"I love to learn. I was one of those kids who loved school. You never stop learning. You don't stop until you die."
Engineer Jessica Duda of Aurora creates technology for space missions
"My situation is a bit unusual. I actually have two roles and use two titles interchangeably depending upon who I'm talking to," explains Jessica Duda of Aurora Flight Sciences Corporation (Manassas, VA). Aurora designs and builds aerospace vehicles for commercial and military applications. Duda works in its research and development center in Cambridge, MA.
"I was hired as a business development project engineer, working on technical proposals for R&D that range from aircraft to spacecraft. My technical expertise is more in space-related work.
"After about a year at Aurora, I also became a senior research scientist, working as the principal investigator and project manager for three NASA projects," she says. One project involves designing and building a space suit simulator for extravehicular activity (EVA) experimentation and training. In another, Duda is developing a white blood cell counting device for on-orbit applications. The third project is the formulation of a software analysis tool to aid mission planners in multi-robot planetary surface exploration architectures.
"It's difficult to move around in a space suit, and the astronauts tire quickly, but it's hard to get your hands on a suit for research or ground experiments," Duda explains. "The EVA space suit simulator mimics its properties to provide astronauts or test subjects with the same feeling they would have if they were wearing a space suit.
"The white blood cell device could help us learn about an astronaut's health, as well as the state of the astronaut's immune system over time in that environment.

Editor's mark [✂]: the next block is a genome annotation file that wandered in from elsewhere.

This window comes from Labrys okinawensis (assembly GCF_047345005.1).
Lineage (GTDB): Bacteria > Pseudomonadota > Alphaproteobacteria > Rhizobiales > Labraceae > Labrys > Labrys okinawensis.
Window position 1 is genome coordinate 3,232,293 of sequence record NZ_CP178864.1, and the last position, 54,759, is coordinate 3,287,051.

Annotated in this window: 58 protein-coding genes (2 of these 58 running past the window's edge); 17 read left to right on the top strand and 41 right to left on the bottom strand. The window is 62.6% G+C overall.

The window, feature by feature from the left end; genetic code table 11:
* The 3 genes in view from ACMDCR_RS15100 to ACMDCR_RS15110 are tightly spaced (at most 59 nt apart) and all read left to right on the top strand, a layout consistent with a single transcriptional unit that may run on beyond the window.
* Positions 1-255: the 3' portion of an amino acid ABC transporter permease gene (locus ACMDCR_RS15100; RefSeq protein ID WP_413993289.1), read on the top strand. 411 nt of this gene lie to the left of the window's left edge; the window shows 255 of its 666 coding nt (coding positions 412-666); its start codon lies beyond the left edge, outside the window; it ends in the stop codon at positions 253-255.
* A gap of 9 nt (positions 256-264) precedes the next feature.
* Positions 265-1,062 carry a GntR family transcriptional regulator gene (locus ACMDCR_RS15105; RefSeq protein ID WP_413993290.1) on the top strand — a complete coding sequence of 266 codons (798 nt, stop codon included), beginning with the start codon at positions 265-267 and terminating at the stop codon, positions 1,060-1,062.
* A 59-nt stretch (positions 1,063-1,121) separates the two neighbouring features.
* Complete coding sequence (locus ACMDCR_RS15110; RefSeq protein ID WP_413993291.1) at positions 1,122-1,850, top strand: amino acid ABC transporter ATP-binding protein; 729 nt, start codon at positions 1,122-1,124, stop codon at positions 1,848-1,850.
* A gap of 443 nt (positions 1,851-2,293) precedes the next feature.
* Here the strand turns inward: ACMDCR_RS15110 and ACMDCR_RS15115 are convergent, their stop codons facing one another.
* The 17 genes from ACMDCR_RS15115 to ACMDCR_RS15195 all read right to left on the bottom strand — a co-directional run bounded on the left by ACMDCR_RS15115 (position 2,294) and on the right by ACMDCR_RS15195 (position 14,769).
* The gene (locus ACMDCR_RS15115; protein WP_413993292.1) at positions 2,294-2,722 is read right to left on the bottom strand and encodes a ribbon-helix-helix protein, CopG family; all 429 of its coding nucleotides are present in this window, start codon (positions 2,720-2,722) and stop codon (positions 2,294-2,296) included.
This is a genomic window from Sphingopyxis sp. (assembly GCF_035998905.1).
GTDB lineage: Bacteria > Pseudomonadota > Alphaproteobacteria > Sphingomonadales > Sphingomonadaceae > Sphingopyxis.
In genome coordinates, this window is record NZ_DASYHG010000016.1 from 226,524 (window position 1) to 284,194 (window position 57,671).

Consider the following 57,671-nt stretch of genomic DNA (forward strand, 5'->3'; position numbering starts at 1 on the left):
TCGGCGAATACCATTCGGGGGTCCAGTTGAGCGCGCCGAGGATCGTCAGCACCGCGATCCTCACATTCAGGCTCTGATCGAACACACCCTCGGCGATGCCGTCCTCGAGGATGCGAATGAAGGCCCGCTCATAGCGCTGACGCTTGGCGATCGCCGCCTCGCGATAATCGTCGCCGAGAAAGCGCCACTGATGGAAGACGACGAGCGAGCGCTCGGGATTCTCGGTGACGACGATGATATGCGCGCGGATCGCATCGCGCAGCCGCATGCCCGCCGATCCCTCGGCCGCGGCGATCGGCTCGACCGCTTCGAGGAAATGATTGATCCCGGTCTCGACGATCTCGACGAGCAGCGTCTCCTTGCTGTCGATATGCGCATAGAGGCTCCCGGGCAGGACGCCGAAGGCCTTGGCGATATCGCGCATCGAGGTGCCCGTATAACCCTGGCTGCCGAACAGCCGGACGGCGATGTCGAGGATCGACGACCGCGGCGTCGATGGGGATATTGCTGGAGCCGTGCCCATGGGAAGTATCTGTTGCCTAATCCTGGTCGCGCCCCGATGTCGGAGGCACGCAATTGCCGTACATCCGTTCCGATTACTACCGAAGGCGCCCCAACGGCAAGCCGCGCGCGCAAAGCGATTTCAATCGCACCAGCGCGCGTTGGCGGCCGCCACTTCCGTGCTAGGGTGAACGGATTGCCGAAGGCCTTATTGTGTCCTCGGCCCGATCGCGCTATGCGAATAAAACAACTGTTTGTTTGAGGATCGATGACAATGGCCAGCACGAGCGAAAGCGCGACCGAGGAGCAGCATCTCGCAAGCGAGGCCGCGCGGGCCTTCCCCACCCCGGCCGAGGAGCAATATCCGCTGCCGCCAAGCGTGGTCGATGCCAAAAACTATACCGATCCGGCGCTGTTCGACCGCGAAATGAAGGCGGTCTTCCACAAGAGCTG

"The mission planner tool allows NASA to see how they can achieve their goals on a planet's surface, based on the capabilities of the available rovers. Do they want to dig holes and inspect rocks? Build habitats? Transport payload? We need to know the best combination of rovers to achieve that."
Duda says that one role of the project manager is to serve as a systems engineer when necessary. "We can't always afford to have a systems engineer on the project, so that responsibility falls to me."
Aiming for the stars
Duda has been at Aurora for four years. She comes from Chicago, IL, where she was interested in space from the time she was in seventh grade. "I was a nerdy kid," she says with a smile. "I loved math and science. I went to space camp when I was in seventh grade, and again in ninth grade."
In 2003, Duda earned a BS in mechanical engineering and a BA in integrated science from Northwestern University (Evanston, IL). "I can't speak highly enough about the integrated science program," she enthuses. Through the program, she performed research on Martian geological surface processes and interned at two NASA centers.
Duda went on to earn a 2005 masters degree in aeronautics and astronautics and a 2008 PhD in aerospace biomedical engineering, both at Massachusetts Institute of Technology (MIT, Cambridge, MA).